Record prices attract heavier stocks onto the market route

Market numbers in general remained strong last week but more forward/meat beasts are presented.

Eastern Markets managers are observing that more traditional refiners are turning away from the factory road and protecting their investment by unloading some of their heavy inventory through the markets prematurely.

This trend started in earnest in late summer and continued into fall.

Again this year there are these increased numbers of forward-leaning and three-quarter-ready cattle.

While last year was mainly attracted by strong market prices, this year the prices for ready meals are going through the roof.

Another factor is the amount and quality of silage produced that year, given the exorbitant prices charged for fertilizers in the spring.

Two contractors have told me that the quality of some of the silage they cut was questionable – they say under-fertilizer was applied and, despite being stored longer than normal, the crop did not have enough sugar to properly preserve it.

Still, it’s the prices achieved that are the main driving force.

Last week’s results at the ring show that the overall average price for steers from 400 to 599 kg has increased by 6c/kg (or €24 to €36/hour), with the best continental steers in the 400 to 499 kg and 500 up to 599 kg were well over €3.00/h on average. kg at €3.11 or €3.06/kg.

On the heifer side, overall mean values ​​remained the same or decreased by less than 2c/kg.

What happened above 600 kg is more significant.

The 600+ kg steer fell by 2 cents/kg to an average of €2.53/kg, while the 600+ kg heifer remained at €2.70/kg.

With factory base prices largely stuck at €4.80-4.85/kg for steers and heifers, with continued pressure from factories and many yards reporting increased numbers of heavy stock, you might have expected the 600+ kg animal has slipped more.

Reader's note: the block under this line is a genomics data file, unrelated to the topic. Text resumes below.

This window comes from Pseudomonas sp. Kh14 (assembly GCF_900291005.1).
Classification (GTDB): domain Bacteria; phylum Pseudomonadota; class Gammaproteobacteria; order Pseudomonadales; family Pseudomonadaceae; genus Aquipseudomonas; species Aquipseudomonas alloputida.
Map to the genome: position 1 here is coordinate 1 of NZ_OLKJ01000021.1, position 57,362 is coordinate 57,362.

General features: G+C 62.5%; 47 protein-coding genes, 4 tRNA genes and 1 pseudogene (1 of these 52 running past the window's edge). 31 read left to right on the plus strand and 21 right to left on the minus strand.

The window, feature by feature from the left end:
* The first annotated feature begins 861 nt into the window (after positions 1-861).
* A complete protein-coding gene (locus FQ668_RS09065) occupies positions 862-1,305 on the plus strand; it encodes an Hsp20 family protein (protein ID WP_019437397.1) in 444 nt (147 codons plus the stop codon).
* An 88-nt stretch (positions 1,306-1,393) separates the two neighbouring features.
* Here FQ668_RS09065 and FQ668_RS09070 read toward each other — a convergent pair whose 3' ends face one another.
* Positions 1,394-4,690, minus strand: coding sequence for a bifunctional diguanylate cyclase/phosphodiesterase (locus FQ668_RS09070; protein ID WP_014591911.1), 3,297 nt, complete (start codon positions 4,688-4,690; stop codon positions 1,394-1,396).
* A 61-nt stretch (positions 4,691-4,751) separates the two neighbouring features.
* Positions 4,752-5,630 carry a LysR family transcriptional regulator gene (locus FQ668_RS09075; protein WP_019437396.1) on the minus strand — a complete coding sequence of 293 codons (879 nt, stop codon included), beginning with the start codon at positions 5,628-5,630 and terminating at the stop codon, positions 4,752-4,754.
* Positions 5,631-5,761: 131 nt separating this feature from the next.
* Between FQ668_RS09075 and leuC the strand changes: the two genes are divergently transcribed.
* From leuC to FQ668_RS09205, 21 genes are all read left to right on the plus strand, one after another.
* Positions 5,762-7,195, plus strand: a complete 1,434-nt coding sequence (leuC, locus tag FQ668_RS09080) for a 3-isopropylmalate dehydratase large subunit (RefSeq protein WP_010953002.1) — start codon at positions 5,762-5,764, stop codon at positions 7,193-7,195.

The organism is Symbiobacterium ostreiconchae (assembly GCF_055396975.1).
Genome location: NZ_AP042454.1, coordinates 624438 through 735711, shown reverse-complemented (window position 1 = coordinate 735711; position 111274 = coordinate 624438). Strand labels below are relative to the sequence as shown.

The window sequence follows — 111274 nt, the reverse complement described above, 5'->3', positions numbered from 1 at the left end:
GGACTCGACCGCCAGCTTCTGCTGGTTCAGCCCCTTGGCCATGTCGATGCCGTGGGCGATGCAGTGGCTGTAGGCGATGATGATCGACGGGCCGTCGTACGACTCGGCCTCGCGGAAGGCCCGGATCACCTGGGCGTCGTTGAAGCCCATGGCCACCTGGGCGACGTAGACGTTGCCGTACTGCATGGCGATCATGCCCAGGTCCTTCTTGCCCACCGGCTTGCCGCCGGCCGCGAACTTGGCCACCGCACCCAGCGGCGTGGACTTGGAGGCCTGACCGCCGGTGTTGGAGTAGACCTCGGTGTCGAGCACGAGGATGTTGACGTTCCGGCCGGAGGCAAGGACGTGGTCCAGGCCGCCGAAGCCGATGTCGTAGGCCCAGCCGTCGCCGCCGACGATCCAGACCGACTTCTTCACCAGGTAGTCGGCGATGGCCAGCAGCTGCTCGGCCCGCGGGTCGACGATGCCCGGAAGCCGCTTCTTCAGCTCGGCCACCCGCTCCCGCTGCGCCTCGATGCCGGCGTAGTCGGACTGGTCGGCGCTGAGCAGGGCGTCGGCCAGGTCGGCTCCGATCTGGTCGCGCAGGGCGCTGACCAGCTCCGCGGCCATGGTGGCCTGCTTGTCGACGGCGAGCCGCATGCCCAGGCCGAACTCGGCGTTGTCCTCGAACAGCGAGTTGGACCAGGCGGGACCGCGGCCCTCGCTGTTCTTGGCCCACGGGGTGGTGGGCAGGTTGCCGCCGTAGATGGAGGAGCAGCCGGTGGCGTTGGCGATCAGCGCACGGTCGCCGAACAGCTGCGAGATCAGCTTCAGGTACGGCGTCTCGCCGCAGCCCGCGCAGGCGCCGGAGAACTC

And it would be normal for any price cut for the heavier steer or heifer at this time of year to have a domino effect on the weights down.

That didn’t happen last week – so why not?

Central Auctions’ Michael Harty is among a cadre of trade market managers who feel those who buy cattle are paying no heed to current factory prices as they appear to be processing factory proceeds from cattle they killed a month to six weeks ago.

Additionally, reports indicate that factory feedlots are not as active as they could be, meaning the strength of market trading rests squarely on the shoulders of farmers and private feedlots.

In the Know – all about the markets


Trade here was dominated by agricultural buyers, with factory masts seeming to limit their activity.

Since buyers appear to be working with factory returns of cattle they killed a month to six weeks ago, continental types with lead time were earning €2.80-3.00/kg.

Quality steers were €3.48/kg, with four Charolais steers weighing 493 kg €1,720/hd.

The number of heavy steers was limited, but 630 kg Friesians were sold for €2.33/kg, 635 kg Herefords fetched €2.49/kg.


Market manager Eoin Kane expected a slight improvement in prices overall, with nice 300-400kg heifers selling for €2.80-3.00/kg and ‘sometimes a bit long on it’.

Top-end heifers over 500 kg fetched €2.80-3.00/kg.

There was great interest in the 78 cull cows in attendance – mainly Charolais – from both suppliers and factories.